Origins of Scandinavians Arriving in America Before 1870

by Gary T. Horlacher, Sep 2002

"The groups were made up of relatives and acquaintances, and usually of persons from the same locality, and that they moved to the same destination and settled in the same place when they came to America." Eric Norelius, 1890

Defining the Focus

Goal: To find the town of origin for Scandinavians who immigrated to the United States before passenger lists are available in these countries. Since passenger lists which give the town of origin in the original country were first kept in most of these countries from 1869-1874, it becomes more of a challenge finding this information for those who emigrated prior to that period. Since the beginnings of the emigration to America in the 19th century were in the late 1830s and early 1840s, there are many who came to America during the from the 1830s-1870. It is identifying the place of origin in Scandinavia this group prior to their emigration which is the focus of this article.

Through studies of emigration groups, Kamphoefner devised the following typology which we can take advantage of in genealogy:

Kamphoefner's Typology 

Pull Push
High proportion single High proportion families
Young adults Broader age distribution
Male predominance More balanced sex ratio
More urban More rural
More in areas and times of light emigration More in areas and times of heavy emigration
Higher wealth, education, occupation status Lower wealth, education, occupation status
Anglo-conformity, assimilation Cultural pluralism, acculturation

 

Although Swedes, Danes, Norwegians, and Finns were in the New World from the late 1600s, chain-migration emigration of the common class did not begin in Scandinavia until the 19th century. Researching the families that came prior to the 19th century would require different strategies and search techniques which could also be based on the above typology (e.g. searching coastal cities, sources for the mid- to upper classes, etc.).

Not covered by this article:

  • Individualistic emigration of Scandinavians prior to 1836 which includes adventurers, sailors, and entrepreneurs
  • Finland & Iceland (started a little later than other Scandinavian countries).

Strategies

Because the primary source for emigration (passenger lists) from Scandinavia are not available for this period, emigration research requires different and clever strategies. The harder the problem, the more enterprising and creative you will need to become in order to find the solution. You will have to "think outside of the lines". As you continue to revise your strategies until ultimately you find the origin of your emigrant, you will learn much. Here are some strategies that have been developed and which will be shown in this article:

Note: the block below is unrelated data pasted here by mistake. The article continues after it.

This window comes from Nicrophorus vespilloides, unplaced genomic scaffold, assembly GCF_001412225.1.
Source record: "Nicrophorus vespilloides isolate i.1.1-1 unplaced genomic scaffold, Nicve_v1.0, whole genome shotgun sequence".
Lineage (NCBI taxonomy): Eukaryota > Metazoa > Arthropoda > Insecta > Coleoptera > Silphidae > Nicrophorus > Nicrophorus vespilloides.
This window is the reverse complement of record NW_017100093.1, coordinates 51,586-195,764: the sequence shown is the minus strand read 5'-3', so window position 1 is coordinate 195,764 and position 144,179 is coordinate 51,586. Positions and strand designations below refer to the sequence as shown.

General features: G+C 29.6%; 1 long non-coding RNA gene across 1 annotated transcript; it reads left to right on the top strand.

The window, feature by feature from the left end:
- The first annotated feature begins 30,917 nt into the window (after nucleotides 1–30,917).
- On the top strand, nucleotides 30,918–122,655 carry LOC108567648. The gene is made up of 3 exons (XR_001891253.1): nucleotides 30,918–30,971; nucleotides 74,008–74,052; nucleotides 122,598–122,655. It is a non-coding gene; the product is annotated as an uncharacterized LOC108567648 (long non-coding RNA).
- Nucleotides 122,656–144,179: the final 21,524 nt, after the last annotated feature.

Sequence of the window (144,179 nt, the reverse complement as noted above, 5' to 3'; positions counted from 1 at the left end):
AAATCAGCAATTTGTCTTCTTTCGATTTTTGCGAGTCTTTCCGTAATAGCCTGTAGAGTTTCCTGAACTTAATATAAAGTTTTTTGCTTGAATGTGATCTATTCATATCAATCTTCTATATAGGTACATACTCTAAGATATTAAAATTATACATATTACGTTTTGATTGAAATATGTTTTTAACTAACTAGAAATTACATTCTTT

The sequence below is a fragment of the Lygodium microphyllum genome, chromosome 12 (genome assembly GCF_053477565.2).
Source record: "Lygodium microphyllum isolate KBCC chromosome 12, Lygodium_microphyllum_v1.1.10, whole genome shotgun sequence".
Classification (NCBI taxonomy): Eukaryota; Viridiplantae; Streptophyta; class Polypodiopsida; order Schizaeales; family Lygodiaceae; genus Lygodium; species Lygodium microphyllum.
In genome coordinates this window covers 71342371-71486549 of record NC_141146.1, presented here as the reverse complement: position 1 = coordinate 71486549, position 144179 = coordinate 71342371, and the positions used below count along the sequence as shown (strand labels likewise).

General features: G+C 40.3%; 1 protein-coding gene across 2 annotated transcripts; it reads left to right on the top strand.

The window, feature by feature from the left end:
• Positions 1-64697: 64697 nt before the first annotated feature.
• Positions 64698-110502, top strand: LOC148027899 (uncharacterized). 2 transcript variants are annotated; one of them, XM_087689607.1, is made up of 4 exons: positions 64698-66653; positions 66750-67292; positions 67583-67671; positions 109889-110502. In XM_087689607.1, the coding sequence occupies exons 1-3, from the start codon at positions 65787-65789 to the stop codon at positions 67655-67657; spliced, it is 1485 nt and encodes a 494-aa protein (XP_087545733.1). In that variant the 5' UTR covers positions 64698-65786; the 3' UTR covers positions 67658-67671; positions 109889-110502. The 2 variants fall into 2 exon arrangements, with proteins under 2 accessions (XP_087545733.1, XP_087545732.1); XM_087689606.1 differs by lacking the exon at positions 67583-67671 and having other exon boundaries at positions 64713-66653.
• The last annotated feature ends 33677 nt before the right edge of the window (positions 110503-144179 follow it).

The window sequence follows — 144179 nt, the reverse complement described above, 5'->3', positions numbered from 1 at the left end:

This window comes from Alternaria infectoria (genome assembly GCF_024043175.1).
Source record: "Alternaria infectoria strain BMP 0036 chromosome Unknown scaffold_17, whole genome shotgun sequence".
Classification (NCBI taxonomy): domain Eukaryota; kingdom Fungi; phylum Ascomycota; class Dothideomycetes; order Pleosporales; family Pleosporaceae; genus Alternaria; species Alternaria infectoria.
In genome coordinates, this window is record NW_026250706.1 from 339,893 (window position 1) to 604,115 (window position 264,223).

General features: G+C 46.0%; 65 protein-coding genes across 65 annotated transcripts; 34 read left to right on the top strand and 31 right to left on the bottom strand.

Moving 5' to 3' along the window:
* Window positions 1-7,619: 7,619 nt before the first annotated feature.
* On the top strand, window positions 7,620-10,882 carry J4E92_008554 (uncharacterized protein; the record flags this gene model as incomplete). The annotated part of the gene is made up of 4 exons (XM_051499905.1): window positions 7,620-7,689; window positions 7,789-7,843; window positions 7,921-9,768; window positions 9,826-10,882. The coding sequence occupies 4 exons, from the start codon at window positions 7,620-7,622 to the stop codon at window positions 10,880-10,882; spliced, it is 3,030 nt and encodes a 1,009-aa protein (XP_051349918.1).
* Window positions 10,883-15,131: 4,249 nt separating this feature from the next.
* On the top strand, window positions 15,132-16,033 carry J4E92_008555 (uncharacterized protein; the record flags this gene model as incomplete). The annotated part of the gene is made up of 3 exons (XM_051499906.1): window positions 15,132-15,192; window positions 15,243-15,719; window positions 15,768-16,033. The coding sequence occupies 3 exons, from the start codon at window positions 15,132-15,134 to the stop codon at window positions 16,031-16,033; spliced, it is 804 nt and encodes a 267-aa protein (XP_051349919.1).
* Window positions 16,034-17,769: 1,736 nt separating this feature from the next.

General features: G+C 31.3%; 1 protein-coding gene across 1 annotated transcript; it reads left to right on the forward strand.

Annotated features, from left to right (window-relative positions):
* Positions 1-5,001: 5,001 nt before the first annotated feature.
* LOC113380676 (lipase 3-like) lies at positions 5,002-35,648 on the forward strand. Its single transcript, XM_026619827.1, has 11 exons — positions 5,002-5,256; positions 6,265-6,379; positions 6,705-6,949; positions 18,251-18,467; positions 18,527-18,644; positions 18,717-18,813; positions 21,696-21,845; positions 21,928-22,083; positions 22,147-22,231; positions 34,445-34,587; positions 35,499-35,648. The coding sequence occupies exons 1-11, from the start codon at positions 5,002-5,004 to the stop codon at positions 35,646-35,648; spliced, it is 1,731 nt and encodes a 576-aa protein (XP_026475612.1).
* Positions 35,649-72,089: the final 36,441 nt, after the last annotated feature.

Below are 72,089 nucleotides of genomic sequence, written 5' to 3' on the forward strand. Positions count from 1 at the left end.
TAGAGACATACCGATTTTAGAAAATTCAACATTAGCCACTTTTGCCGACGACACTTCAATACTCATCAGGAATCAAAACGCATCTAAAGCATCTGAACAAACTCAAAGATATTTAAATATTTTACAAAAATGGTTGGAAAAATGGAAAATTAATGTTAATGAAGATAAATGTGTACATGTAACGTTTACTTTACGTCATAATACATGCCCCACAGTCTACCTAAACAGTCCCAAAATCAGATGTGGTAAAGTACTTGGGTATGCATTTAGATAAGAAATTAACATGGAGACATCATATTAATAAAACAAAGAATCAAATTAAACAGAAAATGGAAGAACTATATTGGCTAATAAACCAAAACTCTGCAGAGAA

• History of the community where they first settled. Where were the early residents from? (Later emigrants in a settlement were often from the same areas of the mother-country as others in the place they settled)
  • History of emigration from Scandinavia. Where were people leaving from and why? (High numbers of emigration were generally found in certain sections of the country which changed at different times due to various factors)
  • Find out what indexes and records are available for the time period in the country. (Sometimes you can eliminate entire counties and regions by searching available indexes for those areas)
  • Find extended relatives in America and search for clues. (Often several people in the same family emigrated. If you can't find the place of origin of your ancestor perhaps a younger sister came over later and is listed in a passenger list or an uncle or cousin came over earlier and is listed with town of origin in a book early settlements of Swedes or Norwegians in America)
  • Search U.S. sources - church records, biographies, obituaries, fraternal societies (Early naturalization & census will not generally give specific places of origin but help narrow it down. Fraternal society records will generally give the town of origin. Church records in America will often give this information. Biographies and obituaries sometimes give the specifics but might also just narrow it down to a region).
  • Search for clues in general sources such as: IGI, Internet (Databases, Queries, Genealogies).

Sweden (1840s-1870)

The following book is an excellent source of background on the early settlements of Swedes in America. He generally lists the towns in Sweden where the founders of each Swedish colony were from. You can get a map of Sweden and plot out the towns of those in the settlement where your family was from and look for any patterns or groupings of towns. You could then do an area search of those areas. You can also study the first chapters of the book which give a short overview history of the different early migration groups and where they were from in Sweden: